A warm and gregarious guitarist, Bucky Pizzarelli carried the torch for traditional jazz and swing well into the 21st century. Influenced by innovative guitarists like Django Reinhardt and George Van Eps, Pizzarelli was known for his skill on both the six- and seven-string guitar. Following his emergence as a sideman in New York in the 1950s, he established his reputation as a member of the NBC Tonight Show Band during the '60s and '70s. Along with tours with icons like Benny Goodman, he released his own albums, embracing mainstream jazz traditions and commiserating with fellow veterans like Zoot Sims, Bud Freeman, Slam Stewart, and others. He passed these traditions down to his sons, guitarist/singer John Pizzarelli and bassist Martin Pizzarelli, recording a handful of highly regarded albums, like 2007's Generations, 2009's Pizzarelli Party, and 2011's Family Fugue, that showcased his wry charm and ebullient fret-board skills. Pizzarelli remained active well into his eighties and continued to explore his varied interests, as on his 2015 classical and standards album Renaissance.

Born in 1926 in Paterson, New Jersey, John Paul Bucky Pizzarelli grew up in a musical family and was introduced to the guitar and banjo at a young age. Influenced early on by his uncles, professional musicians Pete and Bobby Domenick, he began playing jazz and classical music. He soon developed a swinging style influenced by players like Django Reinhardt, Freddie Green, and seven-string guitar inventor George Van Eps. At age 17, he made his professional debut with the Vaughn Monroe dance band. Other gigs followed, and in 1952 Pizzarelli joined the staff band at NBC, then led by Skitch Henderson. For the next decade, he split his time working for the network and playing gigs around New York City. During this period he also performed with the Three Suns trio, working under the stage name "Johnny Buck". He recorded with Lionel Hampton, Tony Mottola, Mat Mathews, and others. As a leader, he made his recorded debut in 1960 with the duo album Music Minus Many Men, with bassist Vinnie Burke. In 1964 he joined Johnny Carson's legendary Tonight Show Band featuring trumpeter Doc Severinsen. He also began touring as a member of Benny Goodman's group.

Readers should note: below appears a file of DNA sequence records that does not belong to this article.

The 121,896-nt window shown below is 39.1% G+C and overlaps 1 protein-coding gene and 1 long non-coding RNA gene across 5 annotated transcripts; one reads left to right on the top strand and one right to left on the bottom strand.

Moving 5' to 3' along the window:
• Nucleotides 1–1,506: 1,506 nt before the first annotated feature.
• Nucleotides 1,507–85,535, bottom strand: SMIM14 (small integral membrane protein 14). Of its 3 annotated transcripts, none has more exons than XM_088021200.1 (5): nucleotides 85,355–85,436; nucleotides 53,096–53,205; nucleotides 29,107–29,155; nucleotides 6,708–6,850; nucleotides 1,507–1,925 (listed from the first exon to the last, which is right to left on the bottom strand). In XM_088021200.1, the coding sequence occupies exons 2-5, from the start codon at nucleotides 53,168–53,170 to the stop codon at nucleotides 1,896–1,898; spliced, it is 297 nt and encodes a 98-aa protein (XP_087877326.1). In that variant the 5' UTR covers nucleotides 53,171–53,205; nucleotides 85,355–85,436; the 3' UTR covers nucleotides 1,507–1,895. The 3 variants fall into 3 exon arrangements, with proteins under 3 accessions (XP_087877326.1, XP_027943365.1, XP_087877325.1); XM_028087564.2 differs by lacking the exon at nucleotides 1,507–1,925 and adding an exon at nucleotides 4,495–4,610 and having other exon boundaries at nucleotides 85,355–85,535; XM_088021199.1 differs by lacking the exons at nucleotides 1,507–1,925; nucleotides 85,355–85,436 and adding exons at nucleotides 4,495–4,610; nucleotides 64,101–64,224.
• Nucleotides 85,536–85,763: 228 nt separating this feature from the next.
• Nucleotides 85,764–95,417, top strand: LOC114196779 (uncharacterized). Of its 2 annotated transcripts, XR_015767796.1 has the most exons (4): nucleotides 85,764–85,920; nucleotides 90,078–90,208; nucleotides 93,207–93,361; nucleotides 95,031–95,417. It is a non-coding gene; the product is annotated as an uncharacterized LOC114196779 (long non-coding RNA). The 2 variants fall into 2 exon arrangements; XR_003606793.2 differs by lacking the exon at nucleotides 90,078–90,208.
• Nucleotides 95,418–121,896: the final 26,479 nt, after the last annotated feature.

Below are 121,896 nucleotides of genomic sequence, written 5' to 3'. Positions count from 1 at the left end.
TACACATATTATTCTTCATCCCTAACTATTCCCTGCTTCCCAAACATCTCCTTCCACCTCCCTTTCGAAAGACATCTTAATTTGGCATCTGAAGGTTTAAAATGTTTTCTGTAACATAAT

Pizzarelli's recordings picked up in the '70s, beginning with 1972's Green Guitar Blues, featuring bassist George Duvivier and drummer Don Lamond. He formed a duo with guitarist George Barnes and continued his work with clarinetist Goodman. More albums followed, including 1975's Nightwings, a solo guitar outing that also featured an appearance by Joe Venuti; 1977's Bucky's Bunch with bassist Slam Stewart and clarinetist Eddie Daniels, and 1977's Doug and Buck with pedal steel player Doug Jernigan. There were notable sessions with Zoot Sims, Bud Freeman, and an album of Bix Beiderbecke tunes arranged by Bill Challis.

Also during the '70s, the guitarist began showcasing his talented son, guitarist/singer John Pizzarelli, at his gigs. They made their recorded debut together on 1980's 2x7=Pizzarelli, which featured the then-19-year-old John in a duet setting with his father. He also backed his son on the younger Pizzarelli's solo debut, 1983's I'm Hip: Please Don't Tell My Father. Bucky would continue to record alongside John for many of his sessions, including 1990's My Blue Heaven, 1991's All of Me, 1993's Naturally, and 1994's New Standards. In 1995, Pizzarelli returned to his solo work with Nirvana, playing alongside bassist Lynn Seaton and drummer Bernard Purdie. He then paired with violinist Richard Carr for 1998's String Thing, and rejoined his son for 1999's Contrasts. Also that year, he issued the solo seven-string guitar date April Kisses.

In 2001, Pizzarelli released a second solo album of seven-stringed guitar, One Morning in May. Also that year, he paired with pianist John Bunch and bassist Jay Leonhart for the Duke Ellington-themed Manhattan Swing: A Visit with the Duke. The same group, this time with drummer Dennis Mackrel, returned in 2003 with Plays the Music of Jerome Kern. Moonglow, a collaboration with guitarist Frank Vignola, arrived in 2005, followed two years later by 5 for Freddie: Bucky's Tribute to Freddie Green. He also paired with son John for 2007's duo seven-stringed guitar album, Generations. Pizzarelli then showcased his eclectic taste with the Western-swing themed albums, 2009's Diggin' Up Bones and 2010's Back in the Saddle Again: Arbors Country Series, Vol. 2. Both Bucky and John were the focus of 2011's Family Fugue, after which the elder Pizzarelli paid homage to esteemed jazz arranger Bill Challis with Challis in Wonderland. The trio album Three for All arrived in 2014, followed a year later by the classical-themed Renaissance. Bucky Pizzarelli died on April 1, 2020 due to complications from the COVID-19 virus. He was 94 years old. ~ Matt Collar, Rovi

Frank Vignola and Bucky Pizzarelli perform Moonglow
From 1992: Father and son: Guitarists Bucky Pizzarelli and John Pizzarelli
Bucky Pizzarelli - Love Songs
Bucky Pizzarelli and Pearl Django 'I'll See You In My Dreams' | Live Studio Session
The Seventh String: The Life and Tales of Bucky Pizzarelli
Solo Flight - Bucky Pizzarelli
Les Paul with Bucky Pizzarelli
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